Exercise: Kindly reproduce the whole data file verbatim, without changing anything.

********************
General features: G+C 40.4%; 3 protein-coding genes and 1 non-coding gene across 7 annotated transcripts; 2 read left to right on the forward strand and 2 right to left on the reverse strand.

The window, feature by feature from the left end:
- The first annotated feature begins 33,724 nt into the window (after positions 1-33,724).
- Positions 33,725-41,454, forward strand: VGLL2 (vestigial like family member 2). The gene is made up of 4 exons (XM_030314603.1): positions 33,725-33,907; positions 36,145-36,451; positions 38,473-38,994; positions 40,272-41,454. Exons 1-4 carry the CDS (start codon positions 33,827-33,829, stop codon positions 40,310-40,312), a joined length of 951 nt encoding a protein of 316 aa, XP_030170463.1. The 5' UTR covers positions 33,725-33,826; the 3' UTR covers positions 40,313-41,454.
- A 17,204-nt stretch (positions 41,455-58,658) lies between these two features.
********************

General features: G+C 40.4%; 3 protein-coding genes and 1 non-coding gene across 7 annotated transcripts; 2 read left to right on the forward strand and 2 right to left on the reverse strand.

The window, feature by feature from the left end:
- The first annotated feature begins 33,724 nt into the window (after positions 1-33,724).
- Positions 33,725-41,454, forward strand: VGLL2 (vestigial like family member 2). The gene is made up of 4 exons (XM_030314603.1): positions 33,725-33,907; positions 36,145-36,451; positions 38,473-38,994; positions 40,272-41,454. Exons 1-4 carry the CDS (start codon positions 33,827-33,829, stop codon positions 40,310-40,312), a joined length of 951 nt encoding a protein of 316 aa, XP_030170463.1. The 5' UTR covers positions 33,725-33,826; the 3' UTR covers positions 40,313-41,454.
- A 17,204-nt stretch (positions 41,455-58,658) lies between these two features.